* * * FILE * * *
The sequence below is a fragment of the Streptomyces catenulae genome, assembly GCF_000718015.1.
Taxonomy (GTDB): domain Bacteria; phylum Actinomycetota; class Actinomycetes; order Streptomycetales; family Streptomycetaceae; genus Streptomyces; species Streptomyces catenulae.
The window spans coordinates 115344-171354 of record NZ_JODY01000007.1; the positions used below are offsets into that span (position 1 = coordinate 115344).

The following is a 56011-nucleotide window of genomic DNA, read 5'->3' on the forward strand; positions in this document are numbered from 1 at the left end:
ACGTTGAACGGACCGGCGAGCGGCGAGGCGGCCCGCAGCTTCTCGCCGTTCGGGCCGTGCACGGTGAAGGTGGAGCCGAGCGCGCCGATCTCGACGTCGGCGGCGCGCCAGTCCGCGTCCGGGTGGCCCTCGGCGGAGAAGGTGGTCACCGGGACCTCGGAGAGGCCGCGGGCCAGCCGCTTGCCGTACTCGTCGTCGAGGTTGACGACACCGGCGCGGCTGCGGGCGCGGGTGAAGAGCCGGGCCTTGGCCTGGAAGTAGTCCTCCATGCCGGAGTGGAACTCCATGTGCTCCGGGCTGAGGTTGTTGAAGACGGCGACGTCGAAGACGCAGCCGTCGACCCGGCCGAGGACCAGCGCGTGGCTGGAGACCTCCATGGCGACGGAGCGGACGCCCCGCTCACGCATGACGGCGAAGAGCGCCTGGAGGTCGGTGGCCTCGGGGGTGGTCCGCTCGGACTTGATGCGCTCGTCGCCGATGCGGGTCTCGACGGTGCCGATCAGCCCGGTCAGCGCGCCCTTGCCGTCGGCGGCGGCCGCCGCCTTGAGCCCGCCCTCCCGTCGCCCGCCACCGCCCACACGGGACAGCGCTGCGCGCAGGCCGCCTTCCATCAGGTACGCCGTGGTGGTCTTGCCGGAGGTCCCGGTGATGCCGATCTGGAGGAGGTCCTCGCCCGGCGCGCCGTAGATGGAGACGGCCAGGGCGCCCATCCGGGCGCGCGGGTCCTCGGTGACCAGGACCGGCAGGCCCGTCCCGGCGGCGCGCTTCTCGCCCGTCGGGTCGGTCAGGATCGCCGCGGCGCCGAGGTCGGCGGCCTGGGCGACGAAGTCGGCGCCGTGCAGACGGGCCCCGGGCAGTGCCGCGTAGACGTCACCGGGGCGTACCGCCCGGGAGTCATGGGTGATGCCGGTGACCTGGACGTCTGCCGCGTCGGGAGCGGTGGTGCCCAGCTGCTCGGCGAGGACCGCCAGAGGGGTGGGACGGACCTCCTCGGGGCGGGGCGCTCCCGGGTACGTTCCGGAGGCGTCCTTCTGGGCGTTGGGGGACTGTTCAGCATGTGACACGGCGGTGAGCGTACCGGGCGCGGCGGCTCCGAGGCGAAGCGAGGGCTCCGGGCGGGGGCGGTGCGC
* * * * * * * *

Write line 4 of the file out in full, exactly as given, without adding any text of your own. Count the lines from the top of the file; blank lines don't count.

The following is a 56011-nucleotide window of genomic DNA, read 5'->3' on the forward strand; positions in this document are numbered from 1 at the left end: